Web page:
• (i)Thinking about challenges
  • (ii)Thinking about Political Reforms
  • (iii)Redefining democracy



  • (i) What Development Promises – Different people different goals
  • (ii) Income and other goals
  • (iii) National Development
  • (iv) How to compare different countries or states?
  • (v) Income and other criteria
  • (vi) Public Facilities
  • (vii) Sustainability of development

Sectors of the Indian Economy:

  • (i)Sectors of Economic Activities
  • (ii) Comparing the three sectors Primary, Secondary and Tertiary Sectors in India
  • (iii) Division of sectors as organized and unorganized
  • (iv)Sectors in terms of ownership: Public and Private Sectors

Money and Credit:

  • (i) Money as a medium of exchange
  • (ii) Modern forms of money
  • (iii) Loan activities of Banks
  • (iv) Two different credit situations
  • (v) Terms of credit
  • (vi) Formal sector credit in India
  • (vii) Self-Help Groups for the Poor

Globalization and the Indian Economy:

  • (i) Production across countries
  • (ii) Interlinking production across countries
  • (iii) Foreign Trade and integration of markets
  • (iv) What is globalization?
  • (v) Factors that have enabled Globalisation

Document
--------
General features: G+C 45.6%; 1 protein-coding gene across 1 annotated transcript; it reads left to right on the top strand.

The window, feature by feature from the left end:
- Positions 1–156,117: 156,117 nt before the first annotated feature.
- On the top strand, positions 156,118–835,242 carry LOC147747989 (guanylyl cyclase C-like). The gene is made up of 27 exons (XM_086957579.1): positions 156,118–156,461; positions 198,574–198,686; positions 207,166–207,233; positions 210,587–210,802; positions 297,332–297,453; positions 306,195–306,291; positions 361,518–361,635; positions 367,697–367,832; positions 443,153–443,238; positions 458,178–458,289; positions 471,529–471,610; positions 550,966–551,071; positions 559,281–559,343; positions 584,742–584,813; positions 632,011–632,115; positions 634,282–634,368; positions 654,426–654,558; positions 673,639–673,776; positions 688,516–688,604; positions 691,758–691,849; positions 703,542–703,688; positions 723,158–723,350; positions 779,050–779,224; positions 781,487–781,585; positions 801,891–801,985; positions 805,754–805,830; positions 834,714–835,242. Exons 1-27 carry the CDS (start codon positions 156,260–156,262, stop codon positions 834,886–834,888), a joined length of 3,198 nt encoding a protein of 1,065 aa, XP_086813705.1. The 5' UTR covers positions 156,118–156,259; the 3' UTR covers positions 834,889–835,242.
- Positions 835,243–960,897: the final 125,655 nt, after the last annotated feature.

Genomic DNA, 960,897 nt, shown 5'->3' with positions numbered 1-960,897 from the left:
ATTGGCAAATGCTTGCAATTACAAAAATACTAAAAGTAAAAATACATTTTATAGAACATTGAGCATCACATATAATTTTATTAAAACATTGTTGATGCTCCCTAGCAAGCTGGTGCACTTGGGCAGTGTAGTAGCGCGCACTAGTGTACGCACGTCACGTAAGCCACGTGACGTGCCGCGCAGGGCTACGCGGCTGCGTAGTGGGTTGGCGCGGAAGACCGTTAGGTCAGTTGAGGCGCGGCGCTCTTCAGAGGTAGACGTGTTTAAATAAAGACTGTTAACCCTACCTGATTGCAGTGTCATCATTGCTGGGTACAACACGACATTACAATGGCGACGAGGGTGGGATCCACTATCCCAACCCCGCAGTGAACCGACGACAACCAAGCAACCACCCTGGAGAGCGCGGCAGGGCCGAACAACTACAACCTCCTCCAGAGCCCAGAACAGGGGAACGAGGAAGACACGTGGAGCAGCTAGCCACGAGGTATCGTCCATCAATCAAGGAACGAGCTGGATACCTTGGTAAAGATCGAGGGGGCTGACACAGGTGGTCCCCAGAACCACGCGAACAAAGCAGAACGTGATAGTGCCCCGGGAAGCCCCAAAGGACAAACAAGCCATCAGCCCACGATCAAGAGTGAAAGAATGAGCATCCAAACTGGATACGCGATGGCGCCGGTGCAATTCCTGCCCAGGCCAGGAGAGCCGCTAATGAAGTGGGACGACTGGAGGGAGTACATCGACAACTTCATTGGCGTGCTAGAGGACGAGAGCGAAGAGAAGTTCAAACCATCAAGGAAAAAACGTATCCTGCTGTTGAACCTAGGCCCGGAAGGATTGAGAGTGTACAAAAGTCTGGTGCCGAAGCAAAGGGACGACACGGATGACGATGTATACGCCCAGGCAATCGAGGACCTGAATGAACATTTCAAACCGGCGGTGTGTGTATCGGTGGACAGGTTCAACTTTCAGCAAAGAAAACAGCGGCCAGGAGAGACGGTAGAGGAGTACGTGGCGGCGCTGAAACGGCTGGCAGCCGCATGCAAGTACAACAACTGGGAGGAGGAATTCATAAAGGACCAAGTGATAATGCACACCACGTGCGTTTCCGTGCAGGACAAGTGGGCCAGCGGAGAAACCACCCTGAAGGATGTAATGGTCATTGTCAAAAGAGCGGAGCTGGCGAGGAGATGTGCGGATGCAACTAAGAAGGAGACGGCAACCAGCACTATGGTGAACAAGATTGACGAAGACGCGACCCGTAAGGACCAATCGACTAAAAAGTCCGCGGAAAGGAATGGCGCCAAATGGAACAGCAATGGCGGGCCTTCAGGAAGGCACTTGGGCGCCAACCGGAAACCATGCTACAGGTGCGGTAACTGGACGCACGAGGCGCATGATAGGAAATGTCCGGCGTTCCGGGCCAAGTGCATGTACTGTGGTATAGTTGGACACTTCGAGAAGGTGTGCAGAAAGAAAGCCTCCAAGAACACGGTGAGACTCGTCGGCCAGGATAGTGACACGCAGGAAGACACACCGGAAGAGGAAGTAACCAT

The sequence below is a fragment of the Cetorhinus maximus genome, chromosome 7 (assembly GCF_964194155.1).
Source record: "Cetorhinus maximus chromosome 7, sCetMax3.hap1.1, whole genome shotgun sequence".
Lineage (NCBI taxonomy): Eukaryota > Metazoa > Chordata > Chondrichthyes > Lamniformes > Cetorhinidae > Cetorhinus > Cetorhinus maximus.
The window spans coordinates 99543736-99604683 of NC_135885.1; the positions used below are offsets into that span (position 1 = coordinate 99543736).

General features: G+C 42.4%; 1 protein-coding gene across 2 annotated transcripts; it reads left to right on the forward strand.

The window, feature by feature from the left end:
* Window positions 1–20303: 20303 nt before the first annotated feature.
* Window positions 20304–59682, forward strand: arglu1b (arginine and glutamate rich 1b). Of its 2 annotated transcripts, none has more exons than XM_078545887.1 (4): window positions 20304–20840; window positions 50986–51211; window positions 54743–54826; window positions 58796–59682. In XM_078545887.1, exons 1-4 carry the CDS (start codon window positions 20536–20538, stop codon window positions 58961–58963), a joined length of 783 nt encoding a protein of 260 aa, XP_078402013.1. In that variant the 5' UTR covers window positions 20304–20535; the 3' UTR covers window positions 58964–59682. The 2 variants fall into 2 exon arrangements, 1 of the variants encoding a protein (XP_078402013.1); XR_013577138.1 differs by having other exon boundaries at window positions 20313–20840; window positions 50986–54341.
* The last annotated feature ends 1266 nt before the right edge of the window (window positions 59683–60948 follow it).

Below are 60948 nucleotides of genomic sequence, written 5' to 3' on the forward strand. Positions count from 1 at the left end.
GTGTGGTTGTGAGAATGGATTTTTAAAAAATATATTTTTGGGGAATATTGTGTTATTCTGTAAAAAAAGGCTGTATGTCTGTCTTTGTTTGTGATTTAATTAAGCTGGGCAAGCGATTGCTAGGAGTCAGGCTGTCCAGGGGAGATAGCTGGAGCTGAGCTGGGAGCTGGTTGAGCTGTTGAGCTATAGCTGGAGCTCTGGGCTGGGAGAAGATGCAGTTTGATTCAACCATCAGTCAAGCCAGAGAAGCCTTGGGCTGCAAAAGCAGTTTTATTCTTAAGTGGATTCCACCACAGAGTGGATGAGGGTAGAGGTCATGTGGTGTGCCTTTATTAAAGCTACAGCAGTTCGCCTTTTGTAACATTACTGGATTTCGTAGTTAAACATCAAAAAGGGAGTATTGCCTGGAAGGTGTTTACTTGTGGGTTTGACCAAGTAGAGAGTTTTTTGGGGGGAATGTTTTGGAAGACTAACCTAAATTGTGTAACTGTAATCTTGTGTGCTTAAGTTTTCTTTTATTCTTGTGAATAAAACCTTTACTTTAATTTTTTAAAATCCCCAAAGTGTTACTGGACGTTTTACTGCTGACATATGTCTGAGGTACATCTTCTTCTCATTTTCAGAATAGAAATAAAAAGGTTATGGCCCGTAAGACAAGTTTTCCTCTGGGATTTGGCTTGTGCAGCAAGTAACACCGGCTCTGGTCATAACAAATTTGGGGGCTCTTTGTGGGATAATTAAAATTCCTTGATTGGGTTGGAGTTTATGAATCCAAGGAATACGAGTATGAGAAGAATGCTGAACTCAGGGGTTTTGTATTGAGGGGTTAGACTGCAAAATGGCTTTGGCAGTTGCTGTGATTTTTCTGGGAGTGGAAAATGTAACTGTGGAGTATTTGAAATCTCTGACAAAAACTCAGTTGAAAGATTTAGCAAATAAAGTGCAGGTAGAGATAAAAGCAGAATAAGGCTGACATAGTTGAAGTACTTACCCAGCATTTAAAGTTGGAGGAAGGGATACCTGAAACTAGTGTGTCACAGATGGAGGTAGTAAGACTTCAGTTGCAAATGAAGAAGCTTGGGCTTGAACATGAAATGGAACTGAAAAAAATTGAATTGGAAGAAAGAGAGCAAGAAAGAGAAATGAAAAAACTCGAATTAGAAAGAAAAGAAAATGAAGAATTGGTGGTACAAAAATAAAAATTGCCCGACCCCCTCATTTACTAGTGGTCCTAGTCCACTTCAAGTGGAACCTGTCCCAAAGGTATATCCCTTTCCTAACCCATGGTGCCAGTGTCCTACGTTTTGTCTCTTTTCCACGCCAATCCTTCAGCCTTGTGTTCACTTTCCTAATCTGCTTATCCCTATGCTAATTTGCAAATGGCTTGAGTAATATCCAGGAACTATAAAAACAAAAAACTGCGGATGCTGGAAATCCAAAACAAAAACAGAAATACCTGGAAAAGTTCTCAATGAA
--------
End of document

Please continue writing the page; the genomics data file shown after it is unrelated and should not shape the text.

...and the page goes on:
• (vi) World Trade Organisation
  • (vii) Impact of Globalization on India
  • (viii) The Struggle for a fair Globalisation

Consumer Rights:


  • The content accuracy, originality, and analysis 2
  • Presentation and creativity 2
  • Viva Voce 1

TOTAL Marks 5

  1. Every student has to compulsorily undertake any one project on the following topics:

Consumer Awareness


Social Issues


Sustainable Development

If required, students may go out for collecting data and use different primary and secondary resources to prepare the project. If possible, different forms of art may be integrated in the project work

  1. All documents pertaining to assessment under this activity should be meticulously maintained by concerned schools
  2. The projects carried out by the students on different topics should subsequently be shared among themselves through interactive sessions such as exhibitions, panel discussions, etc
  3. A Summary Report should be prepared to highlight:
  • objectives realized through individual work and group interactions;
  • calendar of activities;
  • innovative ideas generated in the process;
  • list of questions asked in viva voce.
  1. It is to be noted here by all the teachers and students that the projects and models prepared should be made from eco-friendly products without incurring too much expenditure.
  2. The Project Report should be handwritten by the students themselves.
  3. Records pertaining to projects (internal assessment) of the students will be maintained for a period of three months from the date of declaration of result for verification at the discretion of the Board. Subjudiced cases, if any, or those involving RTI / Grievances may however be retained beyond three months.